All Texas employees want and deserve to be treated with respect. Unfortunately, although sexual harassment is illegal under both state and federal law, too many people experience it on a daily basis at their companies. There are two different types of sexual harassment that can occur in the workplace.
Understanding workplace sexual harassment
According to the Equal Employment Opportunity Commission (EEOC), workplace sexual harassment occurs when a person makes unwanted sexual advances or comments of a sexual nature to someone else. These actions, behaviors or comments interfere with the victim’s work performance and can create a hostile, offensive or intimidating working environment.
In some cases, sexual harassment is perpetrated by a supervisor or someone else in a position of power. However, employees may also commit sexual harassment against a coworker. Many victims are women, but men can also experience this type of harassment.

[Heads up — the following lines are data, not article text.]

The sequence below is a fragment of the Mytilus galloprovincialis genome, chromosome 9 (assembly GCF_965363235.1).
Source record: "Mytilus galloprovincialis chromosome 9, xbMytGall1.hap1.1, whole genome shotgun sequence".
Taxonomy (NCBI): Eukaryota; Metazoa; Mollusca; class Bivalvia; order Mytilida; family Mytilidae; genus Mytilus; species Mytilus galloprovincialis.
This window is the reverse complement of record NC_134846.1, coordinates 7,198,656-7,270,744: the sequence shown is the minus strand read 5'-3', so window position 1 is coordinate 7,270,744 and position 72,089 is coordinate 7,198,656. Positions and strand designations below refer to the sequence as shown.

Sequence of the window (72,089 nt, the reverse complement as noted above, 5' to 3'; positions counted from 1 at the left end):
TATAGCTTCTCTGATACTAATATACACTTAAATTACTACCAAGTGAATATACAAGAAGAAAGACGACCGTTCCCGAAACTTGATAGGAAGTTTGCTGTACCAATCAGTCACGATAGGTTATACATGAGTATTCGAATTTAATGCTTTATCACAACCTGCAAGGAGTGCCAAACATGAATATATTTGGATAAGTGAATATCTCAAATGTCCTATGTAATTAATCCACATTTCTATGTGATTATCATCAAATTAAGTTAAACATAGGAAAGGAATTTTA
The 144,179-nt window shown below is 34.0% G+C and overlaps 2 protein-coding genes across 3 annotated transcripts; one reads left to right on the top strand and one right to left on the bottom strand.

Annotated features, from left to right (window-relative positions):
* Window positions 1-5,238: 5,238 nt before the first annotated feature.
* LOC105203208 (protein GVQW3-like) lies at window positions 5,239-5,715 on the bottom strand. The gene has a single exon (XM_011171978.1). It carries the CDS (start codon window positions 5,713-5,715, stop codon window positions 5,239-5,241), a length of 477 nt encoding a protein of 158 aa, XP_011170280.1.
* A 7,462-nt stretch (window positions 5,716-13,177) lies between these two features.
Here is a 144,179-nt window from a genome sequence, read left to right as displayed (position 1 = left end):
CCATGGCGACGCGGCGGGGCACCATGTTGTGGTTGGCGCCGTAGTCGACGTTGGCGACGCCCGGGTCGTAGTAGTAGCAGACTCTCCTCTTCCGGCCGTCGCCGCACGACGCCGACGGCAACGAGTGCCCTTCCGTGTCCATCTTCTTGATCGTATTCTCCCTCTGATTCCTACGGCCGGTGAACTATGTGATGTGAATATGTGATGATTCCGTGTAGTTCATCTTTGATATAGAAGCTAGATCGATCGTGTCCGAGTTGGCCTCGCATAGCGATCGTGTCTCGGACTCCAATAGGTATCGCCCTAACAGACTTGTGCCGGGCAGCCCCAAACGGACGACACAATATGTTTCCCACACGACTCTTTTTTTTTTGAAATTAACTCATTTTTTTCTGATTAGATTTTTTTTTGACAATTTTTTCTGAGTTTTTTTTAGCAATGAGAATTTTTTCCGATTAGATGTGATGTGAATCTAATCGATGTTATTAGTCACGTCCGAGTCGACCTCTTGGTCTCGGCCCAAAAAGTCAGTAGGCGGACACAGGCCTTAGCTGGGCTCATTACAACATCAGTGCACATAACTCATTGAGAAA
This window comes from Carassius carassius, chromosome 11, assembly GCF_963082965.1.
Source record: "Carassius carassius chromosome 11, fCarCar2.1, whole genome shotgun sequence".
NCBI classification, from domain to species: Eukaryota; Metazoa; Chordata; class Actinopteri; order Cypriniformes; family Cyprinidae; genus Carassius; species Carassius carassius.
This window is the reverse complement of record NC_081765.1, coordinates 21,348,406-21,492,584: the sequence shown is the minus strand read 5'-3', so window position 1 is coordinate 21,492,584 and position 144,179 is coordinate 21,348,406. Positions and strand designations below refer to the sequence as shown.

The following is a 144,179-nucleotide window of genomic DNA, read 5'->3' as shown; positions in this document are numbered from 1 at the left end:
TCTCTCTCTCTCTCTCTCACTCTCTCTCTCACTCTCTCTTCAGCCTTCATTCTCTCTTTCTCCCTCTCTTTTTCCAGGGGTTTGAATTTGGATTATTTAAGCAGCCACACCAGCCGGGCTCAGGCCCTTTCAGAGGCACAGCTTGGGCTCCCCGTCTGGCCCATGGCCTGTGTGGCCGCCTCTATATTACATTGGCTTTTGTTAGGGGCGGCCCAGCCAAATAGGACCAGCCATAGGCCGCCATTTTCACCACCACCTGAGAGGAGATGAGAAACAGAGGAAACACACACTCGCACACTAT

Types of sexual harassment
There are two different types of sexual harassment that commonly occur at work. One is termed a hostile work environment. This can happen when the harasser continuously and persistently makes inappropriate sexual comments or jokes of a sexual nature even after being told to stop. This type of harassment can also happen when someone makes indirect sexual comments about another person to others. Displaying offensive sexual pictures to a coworker is another example of hostile work environment sexual harassment.
The other type of sexual harassment in the workplace is quid pro quo. This takes place when someone in a position of power such as a supervisor, manager or boss demands that an employee have sexual relations with them in exchange for some benefit or to get out of a punishment. For example, a female employee requests a raise she rightfully deserves, but the president of the company demands that she performs a sex act on him or he will not give it to her.
No matter what its form, sexual harassment in the workplace is demeaning and humiliating. No one should have to experience it; however, if it happens to you, you have a right to file a formal complaint with the EEOC.